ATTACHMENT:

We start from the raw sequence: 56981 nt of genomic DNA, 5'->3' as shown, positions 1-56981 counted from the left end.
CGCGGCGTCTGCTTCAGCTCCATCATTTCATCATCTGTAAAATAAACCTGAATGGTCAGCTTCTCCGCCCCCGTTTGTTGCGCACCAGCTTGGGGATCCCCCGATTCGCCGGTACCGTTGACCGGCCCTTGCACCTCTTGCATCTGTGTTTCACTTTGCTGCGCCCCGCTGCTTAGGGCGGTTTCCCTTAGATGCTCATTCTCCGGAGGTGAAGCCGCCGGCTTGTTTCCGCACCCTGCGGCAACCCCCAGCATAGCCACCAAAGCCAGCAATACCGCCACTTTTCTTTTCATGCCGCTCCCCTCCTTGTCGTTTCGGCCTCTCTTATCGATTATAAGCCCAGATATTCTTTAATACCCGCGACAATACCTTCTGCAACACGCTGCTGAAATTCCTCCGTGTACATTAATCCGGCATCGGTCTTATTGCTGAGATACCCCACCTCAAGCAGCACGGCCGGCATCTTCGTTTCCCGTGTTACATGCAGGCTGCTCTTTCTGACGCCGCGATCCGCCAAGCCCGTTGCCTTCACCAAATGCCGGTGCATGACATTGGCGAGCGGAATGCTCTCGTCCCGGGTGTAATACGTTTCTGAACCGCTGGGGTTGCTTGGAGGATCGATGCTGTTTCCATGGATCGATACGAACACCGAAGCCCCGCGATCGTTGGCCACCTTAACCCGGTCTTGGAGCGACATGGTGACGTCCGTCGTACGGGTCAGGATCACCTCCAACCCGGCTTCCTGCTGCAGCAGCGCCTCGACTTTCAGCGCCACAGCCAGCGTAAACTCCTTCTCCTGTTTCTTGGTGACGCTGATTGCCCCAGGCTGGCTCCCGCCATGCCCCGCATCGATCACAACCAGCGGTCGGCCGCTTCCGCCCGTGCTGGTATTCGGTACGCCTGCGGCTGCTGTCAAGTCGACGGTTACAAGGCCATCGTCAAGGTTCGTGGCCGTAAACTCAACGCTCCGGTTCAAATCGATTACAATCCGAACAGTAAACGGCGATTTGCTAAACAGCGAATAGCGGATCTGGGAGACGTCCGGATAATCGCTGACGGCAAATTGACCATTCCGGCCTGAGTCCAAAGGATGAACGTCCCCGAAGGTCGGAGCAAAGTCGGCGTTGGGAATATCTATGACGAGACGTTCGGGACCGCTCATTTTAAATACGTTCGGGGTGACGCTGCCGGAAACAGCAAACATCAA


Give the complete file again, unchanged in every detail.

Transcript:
We start from the raw sequence: 56981 nt of genomic DNA, 5'->3' as shown, positions 1-56981 counted from the left end.
CGCGGCGTCTGCTTCAGCTCCATCATTTCATCATCTGTAAAATAAACCTGAATGGTCAGCTTCTCCGCCCCCGTTTGTTGCGCACCAGCTTGGGGATCCCCCGATTCGCCGGTACCGTTGACCGGCCCTTGCACCTCTTGCATCTGTGTTTCACTTTGCTGCGCCCCGCTGCTTAGGGCGGTTTCCCTTAGATGCTCATTCTCCGGAGGTGAAGCCGCCGGCTTGTTTCCGCACCCTGCGGCAACCCCCAGCATAGCCACCAAAGCCAGCAATACCGCCACTTTTCTTTTCATGCCGCTCCCCTCCTTGTCGTTTCGGCCTCTCTTATCGATTATAAGCCCAGATATTCTTTAATACCCGCGACAATACCTTCTGCAACACGCTGCTGAAATTCCTCCGTGTACATTAATCCGGCATCGGTCTTATTGCTGAGATACCCCACCTCAAGCAGCACGGCCGGCATCTTCGTTTCCCGTGTTACATGCAGGCTGCTCTTTCTGACGCCGCGATCCGCCAAGCCCGTTGCCTTCACCAAATGCCGGTGCATGACATTGGCGAGCGGAATGCTCTCGTCCCGGGTGTAATACGTTTCTGAACCGCTGGGGTTGCTTGGAGGATCGATGCTGTTTCCATGGATCGATACGAACACCGAAGCCCCGCGATCGTTGGCCACCTTAACCCGGTCTTGGAGCGACATGGTGACGTCCGTCGTACGGGTCAGGATCACCTCCAACCCGGCTTCCTGCTGCAGCAGCGCCTCGACTTTCAGCGCCACAGCCAGCGTAAACTCCTTCTCCTGTTTCTTGGTGACGCTGATTGCCCCAGGCTGGCTCCCGCCATGCCCCGCATCGATCACAACCAGCGGTCGGCCGCTTCCGCCCGTGCTGGTATTCGGTACGCCTGCGGCTGCTGTCAAGTCGACGGTTACAAGGCCATCGTCAAGGTTCGTGGCCGTAAACTCAACGCTCCGGTTCAAATCGATTACAATCCGAACAGTAAACGGCGATTTGCTAAACAGCGAATAGCGGATCTGGGAGACGTCCGGATAATCGCTGACGGCAAATTGACCATTCCGGCCTGAGTCCAAAGGATGAACGTCCCCGAAGGTCGGAGCAAAGTCGGCGTTGGGAATATCTATGACGAGACGTTCGGGACCGCTCATTTTAAATACGTTCGGGGTGACGCTGCCGGAAACAGCAAACATCAA